Lawmakers approved the funding despite complaints that it lacks a definitive revenue source to repay the bonds at a cost of about $28 million a year for three decades. Proponents say they'll use a federal highway fund windfall to cover the cost in the first three years and may seek a dedicated revenue source - like a hike in gas taxes or vehicle fees - as part of a large transportation package in 2015.
The House's 45-11 vote sends the measure to the Senate. Democratic Gov. John Kitzhaber is a strong supporter of the project and his spokesman, Tim Raphael, said the governor would sign the bill.
Oregon will be able to sell bonds only if Washington state comes up with its own $450 million share, the federal government puts up more than $1 billion and the U.S. Coast Guard issues a permit.
The $3.4 billion project would include two new bridges for vehicles, pedestrians, bicyclists and light rail trains, along with new freeway interchanges on both sides of the river. Project designs call for two double-decker bridges with 10 highway travel lanes in each direction, up from six. Portland's MAX light-rail trains would be extended to downtown Vancouver.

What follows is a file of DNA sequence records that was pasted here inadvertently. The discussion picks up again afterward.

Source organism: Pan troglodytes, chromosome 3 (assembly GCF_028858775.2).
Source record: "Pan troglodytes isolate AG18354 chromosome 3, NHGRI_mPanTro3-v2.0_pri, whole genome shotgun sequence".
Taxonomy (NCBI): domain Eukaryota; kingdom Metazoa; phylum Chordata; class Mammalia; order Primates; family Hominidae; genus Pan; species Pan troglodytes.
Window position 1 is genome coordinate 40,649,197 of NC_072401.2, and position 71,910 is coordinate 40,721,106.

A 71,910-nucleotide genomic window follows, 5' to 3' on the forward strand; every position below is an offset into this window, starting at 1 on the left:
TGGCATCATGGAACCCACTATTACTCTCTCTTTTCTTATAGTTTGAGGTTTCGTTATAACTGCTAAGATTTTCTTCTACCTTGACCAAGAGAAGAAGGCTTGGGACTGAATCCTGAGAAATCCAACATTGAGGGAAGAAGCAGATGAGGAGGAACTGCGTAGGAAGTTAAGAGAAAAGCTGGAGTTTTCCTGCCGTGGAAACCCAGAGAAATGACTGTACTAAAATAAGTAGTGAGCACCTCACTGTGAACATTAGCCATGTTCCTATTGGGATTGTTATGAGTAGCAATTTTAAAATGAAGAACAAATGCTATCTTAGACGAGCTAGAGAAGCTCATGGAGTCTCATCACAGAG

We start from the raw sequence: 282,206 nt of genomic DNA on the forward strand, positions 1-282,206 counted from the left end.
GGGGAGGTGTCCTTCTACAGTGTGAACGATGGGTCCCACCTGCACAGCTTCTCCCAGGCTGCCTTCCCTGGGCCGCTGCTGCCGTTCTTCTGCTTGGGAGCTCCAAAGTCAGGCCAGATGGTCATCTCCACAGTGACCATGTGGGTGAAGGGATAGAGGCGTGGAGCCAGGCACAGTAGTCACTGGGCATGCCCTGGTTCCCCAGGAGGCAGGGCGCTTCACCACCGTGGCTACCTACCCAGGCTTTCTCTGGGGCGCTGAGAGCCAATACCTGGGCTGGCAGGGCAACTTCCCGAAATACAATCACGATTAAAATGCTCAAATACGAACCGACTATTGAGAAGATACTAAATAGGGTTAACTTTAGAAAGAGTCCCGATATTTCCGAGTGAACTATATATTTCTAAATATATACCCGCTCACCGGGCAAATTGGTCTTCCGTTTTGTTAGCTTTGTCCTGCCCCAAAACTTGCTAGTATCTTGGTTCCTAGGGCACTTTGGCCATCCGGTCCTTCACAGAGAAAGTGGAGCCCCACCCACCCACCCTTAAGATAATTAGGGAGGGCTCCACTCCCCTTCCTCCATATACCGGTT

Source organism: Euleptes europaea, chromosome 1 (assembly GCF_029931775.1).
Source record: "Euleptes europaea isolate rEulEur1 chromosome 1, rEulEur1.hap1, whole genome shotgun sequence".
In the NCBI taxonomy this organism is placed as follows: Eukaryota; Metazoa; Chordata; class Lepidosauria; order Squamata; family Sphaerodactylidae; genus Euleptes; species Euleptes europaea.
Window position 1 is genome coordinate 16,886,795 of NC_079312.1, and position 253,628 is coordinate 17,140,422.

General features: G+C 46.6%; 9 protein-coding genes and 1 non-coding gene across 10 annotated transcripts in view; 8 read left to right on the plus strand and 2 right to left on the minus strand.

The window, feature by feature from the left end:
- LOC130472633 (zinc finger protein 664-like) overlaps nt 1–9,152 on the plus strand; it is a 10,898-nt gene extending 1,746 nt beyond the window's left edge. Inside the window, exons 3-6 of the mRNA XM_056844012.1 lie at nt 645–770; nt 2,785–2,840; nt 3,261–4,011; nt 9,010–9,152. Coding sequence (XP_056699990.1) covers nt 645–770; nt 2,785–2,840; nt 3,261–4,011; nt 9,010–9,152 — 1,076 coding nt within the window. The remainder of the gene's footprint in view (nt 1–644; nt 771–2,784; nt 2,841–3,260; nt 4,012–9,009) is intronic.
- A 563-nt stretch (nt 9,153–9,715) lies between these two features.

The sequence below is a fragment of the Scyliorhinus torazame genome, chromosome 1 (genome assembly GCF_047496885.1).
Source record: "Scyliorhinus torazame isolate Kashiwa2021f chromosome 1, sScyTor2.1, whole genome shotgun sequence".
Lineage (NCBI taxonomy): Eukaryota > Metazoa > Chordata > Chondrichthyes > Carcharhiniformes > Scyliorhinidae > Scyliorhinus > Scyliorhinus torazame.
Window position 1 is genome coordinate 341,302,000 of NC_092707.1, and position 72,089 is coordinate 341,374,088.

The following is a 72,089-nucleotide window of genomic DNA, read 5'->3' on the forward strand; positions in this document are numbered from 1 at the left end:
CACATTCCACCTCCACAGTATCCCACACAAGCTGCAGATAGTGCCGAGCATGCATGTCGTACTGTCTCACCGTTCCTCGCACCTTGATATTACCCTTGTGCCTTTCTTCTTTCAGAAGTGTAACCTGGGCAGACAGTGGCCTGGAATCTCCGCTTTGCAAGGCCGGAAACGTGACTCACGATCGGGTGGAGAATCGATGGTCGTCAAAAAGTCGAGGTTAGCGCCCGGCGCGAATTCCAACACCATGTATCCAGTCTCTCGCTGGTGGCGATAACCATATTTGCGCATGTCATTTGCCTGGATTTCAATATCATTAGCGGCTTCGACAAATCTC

The existing bridges are a chokepoint for traffic on I-5 and are vulnerable to damage in a major earthquake. The project has strong support from business groups that hope to speed the flow of freight into and out of ports in Portland and the Puget Sound and from unions looking forward to new construction jobs.
Vocal critics include light rail opponents, neighborhood activists concerned about traffic and pollution, and anti-tax advocates who question the need for the project and its funding. Residents of some North and Northeast Portland neighborhoods fear the project will just move congestion to another I-5 choke point at the Rose Quarter near downtown. Residents of neighborhoods farther east fear tolls on the new bridges will divert traffic to Interstate 205, the only other Columbia River crossing point in metro Portland.
Light rail has been a particularly contentious flashpoint. The budget relies on federal transit funding, and the Obama administration is interested in the project in part because it includes multiple modes of transportation. But light rail critics say it's far too expensive.
Vancouver voters in November rejected a new sales tax to help pay for the light rail extension.